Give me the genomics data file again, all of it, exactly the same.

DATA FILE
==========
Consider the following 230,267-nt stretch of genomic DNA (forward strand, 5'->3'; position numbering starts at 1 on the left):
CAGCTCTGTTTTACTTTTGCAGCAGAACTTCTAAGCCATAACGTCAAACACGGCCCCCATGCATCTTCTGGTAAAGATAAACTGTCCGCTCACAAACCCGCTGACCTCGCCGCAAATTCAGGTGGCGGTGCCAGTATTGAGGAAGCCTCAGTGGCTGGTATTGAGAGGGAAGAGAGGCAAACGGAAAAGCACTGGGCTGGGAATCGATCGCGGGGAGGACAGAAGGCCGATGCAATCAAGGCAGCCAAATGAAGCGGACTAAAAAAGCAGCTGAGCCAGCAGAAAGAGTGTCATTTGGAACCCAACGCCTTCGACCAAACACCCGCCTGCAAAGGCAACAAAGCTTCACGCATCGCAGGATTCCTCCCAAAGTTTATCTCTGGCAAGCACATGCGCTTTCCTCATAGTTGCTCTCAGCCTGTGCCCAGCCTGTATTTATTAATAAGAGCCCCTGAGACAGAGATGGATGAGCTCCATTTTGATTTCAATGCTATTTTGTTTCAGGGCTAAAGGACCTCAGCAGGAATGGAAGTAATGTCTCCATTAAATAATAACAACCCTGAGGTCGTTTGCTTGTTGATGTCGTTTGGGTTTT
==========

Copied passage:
Consider the following 230,267-nt stretch of genomic DNA (forward strand, 5'->3'; position numbering starts at 1 on the left):
CAGCTCTGTTTTACTTTTGCAGCAGAACTTCTAAGCCATAACGTCAAACACGGCCCCCATGCATCTTCTGGTAAAGATAAACTGTCCGCTCACAAACCCGCTGACCTCGCCGCAAATTCAGGTGGCGGTGCCAGTATTGAGGAAGCCTCAGTGGCTGGTATTGAGAGGGAAGAGAGGCAAACGGAAAAGCACTGGGCTGGGAATCGATCGCGGGGAGGACAGAAGGCCGATGCAATCAAGGCAGCCAAATGAAGCGGACTAAAAAAGCAGCTGAGCCAGCAGAAAGAGTGTCATTTGGAACCCAACGCCTTCGACCAAACACCCGCCTGCAAAGGCAACAAAGCTTCACGCATCGCAGGATTCCTCCCAAAGTTTATCTCTGGCAAGCACATGCGCTTTCCTCATAGTTGCTCTCAGCCTGTGCCCAGCCTGTATTTATTAATAAGAGCCCCTGAGACAGAGATGGATGAGCTCCATTTTGATTTCAATGCTATTTTGTTTCAGGGCTAAAGGACCTCAGCAGGAATGGAAGTAATGTCTCCATTAAATAATAACAACCCTGAGGTCGTTTGCTTGTTGATGTCGTTTGGGTTTT